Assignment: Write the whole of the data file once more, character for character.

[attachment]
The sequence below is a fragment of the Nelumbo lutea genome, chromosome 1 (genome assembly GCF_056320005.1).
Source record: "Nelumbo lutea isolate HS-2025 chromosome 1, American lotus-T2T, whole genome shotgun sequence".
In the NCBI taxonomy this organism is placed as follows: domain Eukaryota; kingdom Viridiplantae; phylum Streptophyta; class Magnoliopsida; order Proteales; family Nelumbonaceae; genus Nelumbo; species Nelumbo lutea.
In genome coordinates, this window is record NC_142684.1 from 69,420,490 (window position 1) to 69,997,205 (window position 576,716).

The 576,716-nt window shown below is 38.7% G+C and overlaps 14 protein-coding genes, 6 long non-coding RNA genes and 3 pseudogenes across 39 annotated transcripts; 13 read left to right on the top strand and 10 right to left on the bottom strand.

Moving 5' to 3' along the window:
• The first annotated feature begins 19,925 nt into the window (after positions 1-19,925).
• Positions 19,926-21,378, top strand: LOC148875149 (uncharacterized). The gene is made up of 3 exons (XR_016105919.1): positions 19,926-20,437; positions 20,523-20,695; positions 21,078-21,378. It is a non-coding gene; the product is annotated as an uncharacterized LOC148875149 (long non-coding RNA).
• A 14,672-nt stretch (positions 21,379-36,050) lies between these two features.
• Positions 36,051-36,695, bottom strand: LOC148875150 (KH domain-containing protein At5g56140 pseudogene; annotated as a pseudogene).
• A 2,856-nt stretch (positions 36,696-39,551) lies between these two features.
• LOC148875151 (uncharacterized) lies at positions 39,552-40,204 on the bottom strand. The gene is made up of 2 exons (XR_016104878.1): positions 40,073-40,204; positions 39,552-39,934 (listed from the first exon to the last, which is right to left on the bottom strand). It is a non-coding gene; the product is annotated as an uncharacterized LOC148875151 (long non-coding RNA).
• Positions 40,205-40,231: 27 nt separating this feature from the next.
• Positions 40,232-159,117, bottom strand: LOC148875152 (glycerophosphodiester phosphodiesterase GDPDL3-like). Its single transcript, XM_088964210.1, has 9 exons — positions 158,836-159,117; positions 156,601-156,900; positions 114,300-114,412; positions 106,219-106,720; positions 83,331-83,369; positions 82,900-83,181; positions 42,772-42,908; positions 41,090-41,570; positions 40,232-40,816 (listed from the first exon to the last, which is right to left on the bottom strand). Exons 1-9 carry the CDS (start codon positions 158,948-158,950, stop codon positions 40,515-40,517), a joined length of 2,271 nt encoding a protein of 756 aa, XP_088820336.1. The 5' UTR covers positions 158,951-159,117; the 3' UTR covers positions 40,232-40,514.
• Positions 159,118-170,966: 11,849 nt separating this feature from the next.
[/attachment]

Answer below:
The sequence below is a fragment of the Nelumbo lutea genome, chromosome 1 (genome assembly GCF_056320005.1).
Source record: "Nelumbo lutea isolate HS-2025 chromosome 1, American lotus-T2T, whole genome shotgun sequence".
In the NCBI taxonomy this organism is placed as follows: domain Eukaryota; kingdom Viridiplantae; phylum Streptophyta; class Magnoliopsida; order Proteales; family Nelumbonaceae; genus Nelumbo; species Nelumbo lutea.
In genome coordinates, this window is record NC_142684.1 from 69,420,490 (window position 1) to 69,997,205 (window position 576,716).

The 576,716-nt window shown below is 38.7% G+C and overlaps 14 protein-coding genes, 6 long non-coding RNA genes and 3 pseudogenes across 39 annotated transcripts; 13 read left to right on the top strand and 10 right to left on the bottom strand.

Moving 5' to 3' along the window:
• The first annotated feature begins 19,925 nt into the window (after positions 1-19,925).
• Positions 19,926-21,378, top strand: LOC148875149 (uncharacterized). The gene is made up of 3 exons (XR_016105919.1): positions 19,926-20,437; positions 20,523-20,695; positions 21,078-21,378. It is a non-coding gene; the product is annotated as an uncharacterized LOC148875149 (long non-coding RNA).
• A 14,672-nt stretch (positions 21,379-36,050) lies between these two features.
• Positions 36,051-36,695, bottom strand: LOC148875150 (KH domain-containing protein At5g56140 pseudogene; annotated as a pseudogene).
• A 2,856-nt stretch (positions 36,696-39,551) lies between these two features.
• LOC148875151 (uncharacterized) lies at positions 39,552-40,204 on the bottom strand. The gene is made up of 2 exons (XR_016104878.1): positions 40,073-40,204; positions 39,552-39,934 (listed from the first exon to the last, which is right to left on the bottom strand). It is a non-coding gene; the product is annotated as an uncharacterized LOC148875151 (long non-coding RNA).
• Positions 40,205-40,231: 27 nt separating this feature from the next.
• Positions 40,232-159,117, bottom strand: LOC148875152 (glycerophosphodiester phosphodiesterase GDPDL3-like). Its single transcript, XM_088964210.1, has 9 exons — positions 158,836-159,117; positions 156,601-156,900; positions 114,300-114,412; positions 106,219-106,720; positions 83,331-83,369; positions 82,900-83,181; positions 42,772-42,908; positions 41,090-41,570; positions 40,232-40,816 (listed from the first exon to the last, which is right to left on the bottom strand). Exons 1-9 carry the CDS (start codon positions 158,948-158,950, stop codon positions 40,515-40,517), a joined length of 2,271 nt encoding a protein of 756 aa, XP_088820336.1. The 5' UTR covers positions 158,951-159,117; the 3' UTR covers positions 40,232-40,514.
• Positions 159,118-170,966: 11,849 nt separating this feature from the next.